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Processing your feelings: three options

by Julian Hall
22 November 2016

Below are some suggestions for ways to develop the ability to process your feelings. No matter how you feel about your job and your life, and whether you feel under stress or not, this skill will help you to remain a healthy, successful and fully functioning human being.

1. Go to a counsellor, therapist or coach

A family lawyer is more than just a lawyer: they are a business person, a punchbag for their client, and a counsellor. Someone who probably hears things that can never be unheard. Someone who needs to be on top form every day in order to give the best advice to their clients.

As I said, they are, in a sense, like a counsellor. Counsellors/therapists recognise that their role can lead to them carrying their clients’ emotional baggage around with them unconsciously. To minimise the chances of this happening, they take therapy, which they call supervision. It is what we may also refer to as coaching. It’s part of their professional commitment to standards and to self-care. Family lawyers should do the same.

I would recommend that family lawyers have some form of confidential counselling, therapy or coaching at least once a month, so they can express and explore how they are feeling, and develop healthy coping mechanisms. A good starting point for finding a counsellor or therapist is the British Association of Counsellors & Therapists website.

Many people are uncomfortable with the idea of asking for help from others with their emotional/mental health. They think they can handle it on their own. But think about your car. Modern day cars can last a long time, but you wouldn’t dream of not getting yours serviced regularly, because you need reliability and safety from your car, especially if you use it every day. Plus an unreliable car is also unsafe to other users of the road.

2. Set up a coaching group

For those of you who really hate the idea of asking for help, there are other ways of getting support.

You could set up a self-directed support group of your own. The group should meet regularly, helping you all to get things off your chests, seek solutions and share them with other individuals in the same position. If you work in a large law firm, this may be quite easy to set up. If you work either on your own or in a small firm, you could build links with other lawyers through your local law society or the Law Society relationship manager in your region. You could even invite a coach to facilitate the sessions, so every voice in the group is heard - and you can minimise the cost by spreading it across all members of the group.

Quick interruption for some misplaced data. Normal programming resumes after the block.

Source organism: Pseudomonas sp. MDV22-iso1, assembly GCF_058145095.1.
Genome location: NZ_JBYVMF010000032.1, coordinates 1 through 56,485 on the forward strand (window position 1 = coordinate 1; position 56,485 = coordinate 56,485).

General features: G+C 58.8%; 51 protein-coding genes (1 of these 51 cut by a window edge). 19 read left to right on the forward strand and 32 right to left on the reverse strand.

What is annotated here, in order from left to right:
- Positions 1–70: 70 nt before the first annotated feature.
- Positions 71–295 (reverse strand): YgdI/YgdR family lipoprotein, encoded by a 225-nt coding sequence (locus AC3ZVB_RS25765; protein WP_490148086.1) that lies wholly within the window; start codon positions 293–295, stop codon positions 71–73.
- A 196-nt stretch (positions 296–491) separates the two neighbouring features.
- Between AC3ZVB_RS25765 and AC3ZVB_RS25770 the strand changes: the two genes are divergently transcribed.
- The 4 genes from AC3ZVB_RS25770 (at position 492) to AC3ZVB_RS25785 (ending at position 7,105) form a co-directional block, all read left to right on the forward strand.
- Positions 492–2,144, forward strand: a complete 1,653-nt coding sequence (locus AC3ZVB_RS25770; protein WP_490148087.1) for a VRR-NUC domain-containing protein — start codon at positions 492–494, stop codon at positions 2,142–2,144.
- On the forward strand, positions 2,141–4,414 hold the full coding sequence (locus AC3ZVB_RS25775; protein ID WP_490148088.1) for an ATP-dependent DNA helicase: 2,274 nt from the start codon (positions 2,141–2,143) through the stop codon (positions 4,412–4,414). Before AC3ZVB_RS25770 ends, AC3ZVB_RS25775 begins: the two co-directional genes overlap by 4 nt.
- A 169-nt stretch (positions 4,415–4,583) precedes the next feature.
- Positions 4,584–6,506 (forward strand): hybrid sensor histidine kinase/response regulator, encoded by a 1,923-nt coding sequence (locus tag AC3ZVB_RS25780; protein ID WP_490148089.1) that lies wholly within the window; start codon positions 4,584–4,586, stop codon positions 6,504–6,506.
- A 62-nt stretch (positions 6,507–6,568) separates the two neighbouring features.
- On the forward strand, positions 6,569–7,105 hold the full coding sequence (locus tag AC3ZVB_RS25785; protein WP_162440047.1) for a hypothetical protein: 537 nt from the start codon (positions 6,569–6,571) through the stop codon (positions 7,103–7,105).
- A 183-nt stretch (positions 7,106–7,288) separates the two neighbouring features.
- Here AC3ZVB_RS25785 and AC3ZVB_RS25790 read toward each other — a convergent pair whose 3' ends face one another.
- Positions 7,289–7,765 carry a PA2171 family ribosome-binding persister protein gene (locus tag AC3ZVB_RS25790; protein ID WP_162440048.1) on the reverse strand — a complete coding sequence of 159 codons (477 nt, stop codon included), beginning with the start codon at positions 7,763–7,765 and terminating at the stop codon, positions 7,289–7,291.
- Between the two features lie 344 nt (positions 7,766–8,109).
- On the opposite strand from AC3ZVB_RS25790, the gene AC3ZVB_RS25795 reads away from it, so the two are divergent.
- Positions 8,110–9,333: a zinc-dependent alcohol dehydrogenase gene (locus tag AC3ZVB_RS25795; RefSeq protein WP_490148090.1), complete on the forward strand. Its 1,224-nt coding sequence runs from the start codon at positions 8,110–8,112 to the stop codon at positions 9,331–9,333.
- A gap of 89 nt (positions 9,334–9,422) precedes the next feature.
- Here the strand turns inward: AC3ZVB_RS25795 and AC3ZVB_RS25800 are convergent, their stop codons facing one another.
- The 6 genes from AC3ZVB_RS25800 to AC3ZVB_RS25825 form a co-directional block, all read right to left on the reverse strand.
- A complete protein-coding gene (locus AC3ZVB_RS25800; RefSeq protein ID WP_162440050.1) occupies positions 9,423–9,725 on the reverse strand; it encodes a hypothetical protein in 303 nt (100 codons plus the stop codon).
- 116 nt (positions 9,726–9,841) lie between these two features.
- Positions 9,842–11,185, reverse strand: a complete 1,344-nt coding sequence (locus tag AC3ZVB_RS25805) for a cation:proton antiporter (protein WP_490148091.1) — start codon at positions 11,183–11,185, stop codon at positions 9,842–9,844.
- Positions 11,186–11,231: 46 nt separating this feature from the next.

Again, what is really important is that you have something in place that allows a safe place to talk with like-minded people, where you can seek healthy solutions.

3. Journal it

Writing something down allows our mind to move on from it. You may have tried that practice of having a notepad by your bed at night, so that if, during the night, a thought interrupts your sleep, you can write it down. If you’ve done this, you’ll know that when you read the note in the morning, it may not make sense. That’s ok. The act of writing it down helped you get back to sleep, and that was the real point.

When something is on our mind, we won’t let go of it. We keep playing it over and over again, trying different scenarios, and it occupies an unbelievable amount of mental and emotional energy. Writing it down gives our mind permission to move on.

The habit of keeping a journal in which you reflect on the day, share how you feel, and seek your own solutions is a really healthy one to build.

Don’t deny that you need help

Some of you may be thinking that you don’t need any of the above, simply because you talk to your partner / spouse when you get home. But partners are rarely the best people to coach or counsel their partners. They are too close and can let their own emotions get in the way. They are too tempted to rescue you and accidentally stop you finding your own solutions.

And if they listen and counsel you, then there is an expectation you will do the same for them. This is not the case with a professional who you pay. In a high stress job like family law, you may not have the energy to give the same amount of counselling to your partner as you need from them.

The need to look after oneself as part of your duty of care to your clients is ever more important. Try these suggestions, and if one doesn’t work, review it and find something that does work. And remember, self care is not selfish!

About the author - Julian Hall

Julian Hall is founder director of stress, conflict and anger management specialists Calm People.

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